What is Sexual Sobriety?

For the married sex addict, sexual sobriety means having no form of sex with self or with persons other than the spouse.

For the unmarried sex addict, sexual sobriety means freedom from sex of any kind.

And for all of us, single and married alike, sexual sobriety also includes progressive victory over lust.

–Taken from Sexaholics Anonymous (also known as the White Book, emphasis added).

Comments

What is Sexual Sobriety? — 2 Comments

  1. Andrew, I have the question asked of me all the time about what length of time constitutes sobriety, especially from my husband who is not sexually sober. I have boundaries around sobriety as well. Like an addict would he expertly tries to find “the line”. What hoop he has to jump through to get what he wants. Example, how long do I have to be “sober” before we can sleep in the same bed… Or be sexual… Etc… and he manipulates bishops and counselors to pressure me to give timeframes. I have changed my boundary to when I feel safe because of this. Which I get a lot if flack for as well because it is undefined or ambiguous.

    I am curious about sobriety and how you and your wife have defined and dealt with that within your own recovery and marriage relationship?

    • I’m with you. You’re asking the right questions. When will things go back to “normal”? When I no longer feel objectified. When I no longer feel fear about your behavior. When I feel you understand what addiction really is, what recovery really is, and when you are able to articulate a meaningful recovery experience to me. You took your own sweet time becoming entrenched in your addictive behavior, so it’s only reasonable that I should be able to take my own sweet time in recovering from the train wreck that you’ve dumped on me. Things will go back to “normal” when sex truly becomes optional for you. As long as you whine and complain like a baby about not getting sex, you’re not in recovery. Recovery is when sex becomes truly optional.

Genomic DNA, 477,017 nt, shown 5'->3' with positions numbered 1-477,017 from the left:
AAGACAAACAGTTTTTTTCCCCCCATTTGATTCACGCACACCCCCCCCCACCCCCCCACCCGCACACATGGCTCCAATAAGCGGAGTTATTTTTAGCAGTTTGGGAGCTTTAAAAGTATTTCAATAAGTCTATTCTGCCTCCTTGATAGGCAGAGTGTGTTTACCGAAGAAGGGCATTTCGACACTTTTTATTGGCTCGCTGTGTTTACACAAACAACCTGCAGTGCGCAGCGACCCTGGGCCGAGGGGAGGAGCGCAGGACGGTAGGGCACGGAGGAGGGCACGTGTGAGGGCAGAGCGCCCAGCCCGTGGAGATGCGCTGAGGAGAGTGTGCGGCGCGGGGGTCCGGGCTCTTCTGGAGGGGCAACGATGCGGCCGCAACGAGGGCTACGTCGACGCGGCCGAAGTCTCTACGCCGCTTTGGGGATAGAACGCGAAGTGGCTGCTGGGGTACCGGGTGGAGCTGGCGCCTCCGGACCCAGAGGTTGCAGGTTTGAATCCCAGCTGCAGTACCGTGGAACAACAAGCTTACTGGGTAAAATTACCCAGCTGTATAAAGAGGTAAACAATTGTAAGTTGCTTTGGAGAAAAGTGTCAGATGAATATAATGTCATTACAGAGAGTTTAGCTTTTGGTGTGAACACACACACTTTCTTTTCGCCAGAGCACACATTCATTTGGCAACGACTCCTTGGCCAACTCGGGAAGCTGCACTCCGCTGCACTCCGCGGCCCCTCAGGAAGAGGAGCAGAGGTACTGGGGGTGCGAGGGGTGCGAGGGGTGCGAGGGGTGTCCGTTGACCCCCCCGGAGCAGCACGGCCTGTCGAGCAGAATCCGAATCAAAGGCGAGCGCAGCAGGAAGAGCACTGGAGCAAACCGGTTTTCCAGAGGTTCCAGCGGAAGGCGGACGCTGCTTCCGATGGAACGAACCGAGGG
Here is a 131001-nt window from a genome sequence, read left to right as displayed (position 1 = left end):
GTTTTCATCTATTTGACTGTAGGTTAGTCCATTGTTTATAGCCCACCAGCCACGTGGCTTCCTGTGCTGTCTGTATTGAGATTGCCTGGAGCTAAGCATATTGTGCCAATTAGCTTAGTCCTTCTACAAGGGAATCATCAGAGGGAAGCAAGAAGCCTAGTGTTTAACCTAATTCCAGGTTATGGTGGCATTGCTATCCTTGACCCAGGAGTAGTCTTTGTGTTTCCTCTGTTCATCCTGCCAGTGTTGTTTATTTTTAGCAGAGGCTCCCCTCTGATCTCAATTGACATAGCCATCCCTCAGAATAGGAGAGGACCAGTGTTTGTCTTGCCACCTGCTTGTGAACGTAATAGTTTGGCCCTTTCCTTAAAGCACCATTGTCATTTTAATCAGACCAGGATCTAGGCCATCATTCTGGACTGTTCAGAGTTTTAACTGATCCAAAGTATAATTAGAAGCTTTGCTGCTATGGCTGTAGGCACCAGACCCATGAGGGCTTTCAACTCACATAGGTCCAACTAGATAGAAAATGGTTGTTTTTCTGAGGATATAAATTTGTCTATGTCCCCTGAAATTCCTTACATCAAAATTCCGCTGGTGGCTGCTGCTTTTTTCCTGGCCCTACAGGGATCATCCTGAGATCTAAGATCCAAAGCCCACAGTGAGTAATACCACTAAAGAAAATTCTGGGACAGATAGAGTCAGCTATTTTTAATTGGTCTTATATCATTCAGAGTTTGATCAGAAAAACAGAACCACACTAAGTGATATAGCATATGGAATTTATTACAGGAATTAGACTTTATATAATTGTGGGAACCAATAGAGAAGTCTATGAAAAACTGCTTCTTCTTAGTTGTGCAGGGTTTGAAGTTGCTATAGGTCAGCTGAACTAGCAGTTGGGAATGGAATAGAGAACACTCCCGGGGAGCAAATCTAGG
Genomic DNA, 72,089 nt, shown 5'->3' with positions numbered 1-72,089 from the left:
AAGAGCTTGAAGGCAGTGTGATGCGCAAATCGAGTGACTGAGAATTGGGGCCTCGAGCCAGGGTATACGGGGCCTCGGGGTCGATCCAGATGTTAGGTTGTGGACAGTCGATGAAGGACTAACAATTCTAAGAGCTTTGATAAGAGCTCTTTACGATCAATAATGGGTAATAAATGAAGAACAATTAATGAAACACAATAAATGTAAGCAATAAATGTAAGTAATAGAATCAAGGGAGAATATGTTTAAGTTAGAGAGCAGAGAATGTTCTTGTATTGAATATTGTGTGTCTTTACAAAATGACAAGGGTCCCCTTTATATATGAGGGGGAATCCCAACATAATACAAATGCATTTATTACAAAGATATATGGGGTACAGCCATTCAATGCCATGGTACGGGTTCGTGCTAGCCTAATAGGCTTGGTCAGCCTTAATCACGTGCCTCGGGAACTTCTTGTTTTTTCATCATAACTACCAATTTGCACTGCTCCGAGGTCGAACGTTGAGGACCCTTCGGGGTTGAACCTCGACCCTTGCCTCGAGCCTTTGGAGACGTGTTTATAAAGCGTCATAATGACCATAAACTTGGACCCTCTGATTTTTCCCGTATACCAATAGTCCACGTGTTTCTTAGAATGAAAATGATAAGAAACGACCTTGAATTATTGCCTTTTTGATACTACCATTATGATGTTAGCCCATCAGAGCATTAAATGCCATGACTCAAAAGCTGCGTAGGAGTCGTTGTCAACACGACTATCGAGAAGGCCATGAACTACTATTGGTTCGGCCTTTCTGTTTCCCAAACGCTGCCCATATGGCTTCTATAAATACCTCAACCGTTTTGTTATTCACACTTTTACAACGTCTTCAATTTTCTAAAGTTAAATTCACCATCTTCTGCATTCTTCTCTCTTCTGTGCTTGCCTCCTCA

Funny, your recovery doesn’t sound “undefined and ambiguous” at all. You sound like you’re on the right track. His recovery, on the other hand, sounds very “undefined and ambiguous.” He’ll be in recovery when he can genuinely say, “I’m OK if we never have sex again.”